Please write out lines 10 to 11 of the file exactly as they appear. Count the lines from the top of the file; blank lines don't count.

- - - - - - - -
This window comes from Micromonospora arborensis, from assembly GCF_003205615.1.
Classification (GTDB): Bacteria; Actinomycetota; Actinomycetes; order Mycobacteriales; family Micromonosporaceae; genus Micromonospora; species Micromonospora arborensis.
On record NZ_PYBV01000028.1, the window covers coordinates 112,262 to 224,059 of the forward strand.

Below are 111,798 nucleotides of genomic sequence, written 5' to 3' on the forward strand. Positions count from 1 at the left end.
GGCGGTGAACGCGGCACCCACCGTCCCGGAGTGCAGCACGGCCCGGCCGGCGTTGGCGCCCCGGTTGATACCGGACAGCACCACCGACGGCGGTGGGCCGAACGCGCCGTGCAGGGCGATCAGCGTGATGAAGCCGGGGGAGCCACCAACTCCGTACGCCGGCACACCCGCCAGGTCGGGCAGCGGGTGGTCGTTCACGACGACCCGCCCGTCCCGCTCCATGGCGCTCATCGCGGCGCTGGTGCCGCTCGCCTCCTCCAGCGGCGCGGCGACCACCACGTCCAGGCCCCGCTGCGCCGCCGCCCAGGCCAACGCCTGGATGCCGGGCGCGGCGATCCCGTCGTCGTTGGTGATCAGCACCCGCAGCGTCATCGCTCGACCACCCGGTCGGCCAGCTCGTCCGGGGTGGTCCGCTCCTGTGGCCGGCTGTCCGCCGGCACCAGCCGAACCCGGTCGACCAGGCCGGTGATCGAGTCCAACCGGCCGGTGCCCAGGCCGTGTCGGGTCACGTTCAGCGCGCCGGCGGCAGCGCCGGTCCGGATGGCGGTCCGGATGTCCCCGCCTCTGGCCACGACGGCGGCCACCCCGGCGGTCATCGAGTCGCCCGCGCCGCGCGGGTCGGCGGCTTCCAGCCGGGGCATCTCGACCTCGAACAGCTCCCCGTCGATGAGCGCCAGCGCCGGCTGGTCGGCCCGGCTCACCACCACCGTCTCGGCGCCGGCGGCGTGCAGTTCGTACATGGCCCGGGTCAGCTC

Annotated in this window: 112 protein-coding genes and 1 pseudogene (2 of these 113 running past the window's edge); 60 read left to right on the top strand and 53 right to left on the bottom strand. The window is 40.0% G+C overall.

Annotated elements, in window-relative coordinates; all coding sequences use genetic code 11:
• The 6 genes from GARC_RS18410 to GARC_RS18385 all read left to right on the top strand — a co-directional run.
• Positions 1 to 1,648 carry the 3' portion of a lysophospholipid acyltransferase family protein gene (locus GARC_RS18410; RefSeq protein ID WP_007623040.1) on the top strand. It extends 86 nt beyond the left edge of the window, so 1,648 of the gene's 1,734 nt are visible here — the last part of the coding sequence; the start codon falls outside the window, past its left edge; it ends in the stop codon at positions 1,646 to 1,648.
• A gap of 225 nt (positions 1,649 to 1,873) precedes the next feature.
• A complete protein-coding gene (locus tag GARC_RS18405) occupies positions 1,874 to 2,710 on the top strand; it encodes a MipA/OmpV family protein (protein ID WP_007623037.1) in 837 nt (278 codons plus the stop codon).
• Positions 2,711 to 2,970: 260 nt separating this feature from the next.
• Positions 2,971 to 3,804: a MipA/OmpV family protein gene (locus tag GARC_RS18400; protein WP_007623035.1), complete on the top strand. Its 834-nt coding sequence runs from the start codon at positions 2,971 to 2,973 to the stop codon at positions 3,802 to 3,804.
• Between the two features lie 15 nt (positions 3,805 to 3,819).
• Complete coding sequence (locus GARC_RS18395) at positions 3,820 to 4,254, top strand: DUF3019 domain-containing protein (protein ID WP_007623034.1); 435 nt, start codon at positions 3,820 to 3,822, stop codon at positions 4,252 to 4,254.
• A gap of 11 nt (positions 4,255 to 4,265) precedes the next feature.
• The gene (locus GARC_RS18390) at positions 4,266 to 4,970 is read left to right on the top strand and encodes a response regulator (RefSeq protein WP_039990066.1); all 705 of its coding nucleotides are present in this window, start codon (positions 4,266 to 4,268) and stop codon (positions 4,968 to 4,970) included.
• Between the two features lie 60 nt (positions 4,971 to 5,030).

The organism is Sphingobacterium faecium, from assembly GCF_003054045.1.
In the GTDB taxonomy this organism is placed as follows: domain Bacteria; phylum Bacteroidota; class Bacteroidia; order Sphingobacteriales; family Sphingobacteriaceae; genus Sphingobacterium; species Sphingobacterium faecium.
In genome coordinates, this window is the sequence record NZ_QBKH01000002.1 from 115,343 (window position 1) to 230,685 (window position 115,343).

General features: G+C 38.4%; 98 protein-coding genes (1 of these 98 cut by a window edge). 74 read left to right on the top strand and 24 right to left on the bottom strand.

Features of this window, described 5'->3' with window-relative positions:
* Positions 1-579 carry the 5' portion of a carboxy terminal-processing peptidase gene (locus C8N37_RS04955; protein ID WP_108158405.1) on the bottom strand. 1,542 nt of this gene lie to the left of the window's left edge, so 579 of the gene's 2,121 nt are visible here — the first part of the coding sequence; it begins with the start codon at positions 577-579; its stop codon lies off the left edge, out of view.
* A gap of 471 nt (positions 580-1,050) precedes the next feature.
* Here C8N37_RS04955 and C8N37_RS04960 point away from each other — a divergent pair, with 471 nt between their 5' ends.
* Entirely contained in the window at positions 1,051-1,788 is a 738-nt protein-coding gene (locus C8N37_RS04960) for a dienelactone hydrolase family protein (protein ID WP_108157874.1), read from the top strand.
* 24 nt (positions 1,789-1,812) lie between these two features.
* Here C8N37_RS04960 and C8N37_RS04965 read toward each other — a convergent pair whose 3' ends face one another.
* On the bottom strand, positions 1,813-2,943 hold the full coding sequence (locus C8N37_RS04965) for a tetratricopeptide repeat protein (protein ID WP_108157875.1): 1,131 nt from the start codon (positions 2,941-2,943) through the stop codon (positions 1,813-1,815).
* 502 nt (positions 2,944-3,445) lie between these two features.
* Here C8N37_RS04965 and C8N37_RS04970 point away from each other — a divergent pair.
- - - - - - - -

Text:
• A gap of 225 nt (positions 1,649 to 1,873) precedes the next feature.
• A complete protein-coding gene (locus tag GARC_RS18405) occupies positions 1,874 to 2,710 on the top strand; it encodes a MipA/OmpV family protein (protein ID WP_007623037.1) in 837 nt (278 codons plus the stop codon).